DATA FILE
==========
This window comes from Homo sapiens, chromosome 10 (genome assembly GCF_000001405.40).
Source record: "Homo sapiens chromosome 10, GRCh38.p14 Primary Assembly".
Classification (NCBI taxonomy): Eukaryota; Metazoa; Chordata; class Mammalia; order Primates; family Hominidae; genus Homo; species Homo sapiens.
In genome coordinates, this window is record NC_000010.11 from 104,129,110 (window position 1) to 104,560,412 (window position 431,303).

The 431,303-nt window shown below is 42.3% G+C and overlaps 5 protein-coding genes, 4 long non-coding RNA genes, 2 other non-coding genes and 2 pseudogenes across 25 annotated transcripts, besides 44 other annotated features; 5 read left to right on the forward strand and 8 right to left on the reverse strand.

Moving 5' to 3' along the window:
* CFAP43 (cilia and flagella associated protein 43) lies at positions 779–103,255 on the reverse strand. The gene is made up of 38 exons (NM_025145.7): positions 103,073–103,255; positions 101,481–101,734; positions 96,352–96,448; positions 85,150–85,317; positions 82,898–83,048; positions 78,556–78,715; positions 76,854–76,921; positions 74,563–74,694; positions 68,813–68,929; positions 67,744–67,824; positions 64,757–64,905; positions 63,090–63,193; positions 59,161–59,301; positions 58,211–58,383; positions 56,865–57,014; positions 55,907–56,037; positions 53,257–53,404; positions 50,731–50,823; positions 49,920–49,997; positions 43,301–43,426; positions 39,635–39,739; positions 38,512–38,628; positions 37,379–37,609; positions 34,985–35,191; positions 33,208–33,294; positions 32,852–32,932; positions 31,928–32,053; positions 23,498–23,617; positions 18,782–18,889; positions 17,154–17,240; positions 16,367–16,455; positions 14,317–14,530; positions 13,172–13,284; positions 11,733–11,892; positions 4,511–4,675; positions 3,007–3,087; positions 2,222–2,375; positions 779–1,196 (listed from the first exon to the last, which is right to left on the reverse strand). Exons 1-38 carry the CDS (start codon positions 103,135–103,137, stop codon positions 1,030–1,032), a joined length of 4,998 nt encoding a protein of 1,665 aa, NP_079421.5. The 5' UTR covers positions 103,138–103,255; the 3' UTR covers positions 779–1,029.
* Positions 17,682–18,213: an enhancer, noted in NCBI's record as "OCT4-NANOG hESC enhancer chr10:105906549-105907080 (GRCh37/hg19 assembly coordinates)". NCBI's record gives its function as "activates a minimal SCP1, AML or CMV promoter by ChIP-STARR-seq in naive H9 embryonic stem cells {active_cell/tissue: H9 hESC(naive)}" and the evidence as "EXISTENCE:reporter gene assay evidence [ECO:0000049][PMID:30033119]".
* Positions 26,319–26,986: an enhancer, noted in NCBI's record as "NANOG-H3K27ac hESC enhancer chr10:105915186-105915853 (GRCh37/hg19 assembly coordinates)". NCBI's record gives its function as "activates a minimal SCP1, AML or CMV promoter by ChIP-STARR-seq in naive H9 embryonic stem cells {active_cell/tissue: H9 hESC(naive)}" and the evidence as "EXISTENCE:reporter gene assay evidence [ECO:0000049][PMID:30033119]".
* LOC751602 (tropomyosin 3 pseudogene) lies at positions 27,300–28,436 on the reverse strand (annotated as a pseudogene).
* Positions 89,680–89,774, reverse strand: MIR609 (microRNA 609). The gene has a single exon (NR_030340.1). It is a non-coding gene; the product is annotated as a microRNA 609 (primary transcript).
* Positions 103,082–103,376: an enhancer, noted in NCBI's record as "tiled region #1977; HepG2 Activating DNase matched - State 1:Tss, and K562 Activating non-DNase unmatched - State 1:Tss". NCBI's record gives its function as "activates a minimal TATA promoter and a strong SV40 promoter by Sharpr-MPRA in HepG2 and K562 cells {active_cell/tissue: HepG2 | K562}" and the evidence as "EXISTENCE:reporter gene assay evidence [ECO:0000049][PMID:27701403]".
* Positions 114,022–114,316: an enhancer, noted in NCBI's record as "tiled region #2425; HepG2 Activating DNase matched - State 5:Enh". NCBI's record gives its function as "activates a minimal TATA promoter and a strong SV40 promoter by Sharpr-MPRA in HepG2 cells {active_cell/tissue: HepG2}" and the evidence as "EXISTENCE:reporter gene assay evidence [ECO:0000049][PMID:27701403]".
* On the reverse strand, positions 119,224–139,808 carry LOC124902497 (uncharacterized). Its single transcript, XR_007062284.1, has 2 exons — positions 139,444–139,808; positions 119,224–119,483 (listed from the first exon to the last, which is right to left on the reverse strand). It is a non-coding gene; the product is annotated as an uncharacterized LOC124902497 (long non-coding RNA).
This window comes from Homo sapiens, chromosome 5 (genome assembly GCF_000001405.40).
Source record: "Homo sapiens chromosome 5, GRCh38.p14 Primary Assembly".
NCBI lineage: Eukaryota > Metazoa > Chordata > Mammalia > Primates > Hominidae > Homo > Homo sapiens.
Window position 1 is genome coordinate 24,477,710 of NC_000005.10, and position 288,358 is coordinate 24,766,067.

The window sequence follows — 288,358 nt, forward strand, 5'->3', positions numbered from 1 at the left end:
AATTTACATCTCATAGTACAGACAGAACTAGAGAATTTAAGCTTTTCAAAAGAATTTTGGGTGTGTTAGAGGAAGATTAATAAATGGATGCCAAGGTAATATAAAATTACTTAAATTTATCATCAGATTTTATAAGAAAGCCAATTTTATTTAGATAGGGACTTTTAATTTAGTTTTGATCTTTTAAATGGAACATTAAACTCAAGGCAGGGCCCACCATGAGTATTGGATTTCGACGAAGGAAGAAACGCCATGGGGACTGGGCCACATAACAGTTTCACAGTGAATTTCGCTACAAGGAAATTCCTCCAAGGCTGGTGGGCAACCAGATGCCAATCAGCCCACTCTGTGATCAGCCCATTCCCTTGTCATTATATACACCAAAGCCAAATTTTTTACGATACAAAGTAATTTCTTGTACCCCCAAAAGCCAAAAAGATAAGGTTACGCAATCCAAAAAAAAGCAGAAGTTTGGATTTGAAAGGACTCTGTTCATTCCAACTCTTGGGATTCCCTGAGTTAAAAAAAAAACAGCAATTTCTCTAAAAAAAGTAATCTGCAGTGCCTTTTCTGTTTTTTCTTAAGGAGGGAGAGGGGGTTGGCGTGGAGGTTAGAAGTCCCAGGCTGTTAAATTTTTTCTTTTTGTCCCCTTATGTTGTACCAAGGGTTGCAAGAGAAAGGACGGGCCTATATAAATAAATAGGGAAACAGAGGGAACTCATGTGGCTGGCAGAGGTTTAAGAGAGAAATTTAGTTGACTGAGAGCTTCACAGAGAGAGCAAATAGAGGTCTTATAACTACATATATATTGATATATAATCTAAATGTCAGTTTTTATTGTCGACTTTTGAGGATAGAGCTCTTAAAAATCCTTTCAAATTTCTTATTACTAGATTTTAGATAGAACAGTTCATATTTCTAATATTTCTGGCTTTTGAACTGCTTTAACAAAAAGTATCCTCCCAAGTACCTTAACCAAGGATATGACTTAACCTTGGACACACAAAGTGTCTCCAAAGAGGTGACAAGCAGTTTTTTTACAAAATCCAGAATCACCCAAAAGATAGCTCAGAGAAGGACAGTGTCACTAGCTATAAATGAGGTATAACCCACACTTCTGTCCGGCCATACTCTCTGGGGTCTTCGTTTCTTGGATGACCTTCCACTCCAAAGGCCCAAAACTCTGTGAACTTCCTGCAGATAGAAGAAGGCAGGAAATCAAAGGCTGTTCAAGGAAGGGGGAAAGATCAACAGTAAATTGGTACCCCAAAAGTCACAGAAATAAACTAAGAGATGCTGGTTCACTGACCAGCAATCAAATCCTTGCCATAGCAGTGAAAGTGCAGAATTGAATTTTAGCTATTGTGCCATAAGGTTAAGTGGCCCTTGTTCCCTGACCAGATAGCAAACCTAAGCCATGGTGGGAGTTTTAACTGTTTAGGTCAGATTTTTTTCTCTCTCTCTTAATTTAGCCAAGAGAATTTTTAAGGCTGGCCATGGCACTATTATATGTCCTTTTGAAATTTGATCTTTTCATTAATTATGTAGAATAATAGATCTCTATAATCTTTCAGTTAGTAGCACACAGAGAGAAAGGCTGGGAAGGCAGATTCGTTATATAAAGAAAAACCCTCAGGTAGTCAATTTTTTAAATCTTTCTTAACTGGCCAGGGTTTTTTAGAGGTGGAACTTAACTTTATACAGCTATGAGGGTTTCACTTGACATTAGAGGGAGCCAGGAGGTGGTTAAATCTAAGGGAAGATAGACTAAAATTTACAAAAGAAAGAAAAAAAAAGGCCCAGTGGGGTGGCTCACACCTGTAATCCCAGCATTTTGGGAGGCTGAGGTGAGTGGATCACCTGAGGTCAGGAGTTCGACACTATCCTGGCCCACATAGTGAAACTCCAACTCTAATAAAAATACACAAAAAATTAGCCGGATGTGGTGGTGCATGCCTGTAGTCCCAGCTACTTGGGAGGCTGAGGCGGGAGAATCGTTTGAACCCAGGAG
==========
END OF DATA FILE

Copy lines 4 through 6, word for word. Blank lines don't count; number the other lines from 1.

In genome coordinates, this window is record NC_000010.11 from 104,129,110 (window position 1) to 104,560,412 (window position 431,303).

The 431,303-nt window shown below is 42.3% G+C and overlaps 5 protein-coding genes, 4 long non-coding RNA genes, 2 other non-coding genes and 2 pseudogenes across 25 annotated transcripts, besides 44 other annotated features; 5 read left to right on the forward strand and 8 right to left on the reverse strand.

Moving 5' to 3' along the window: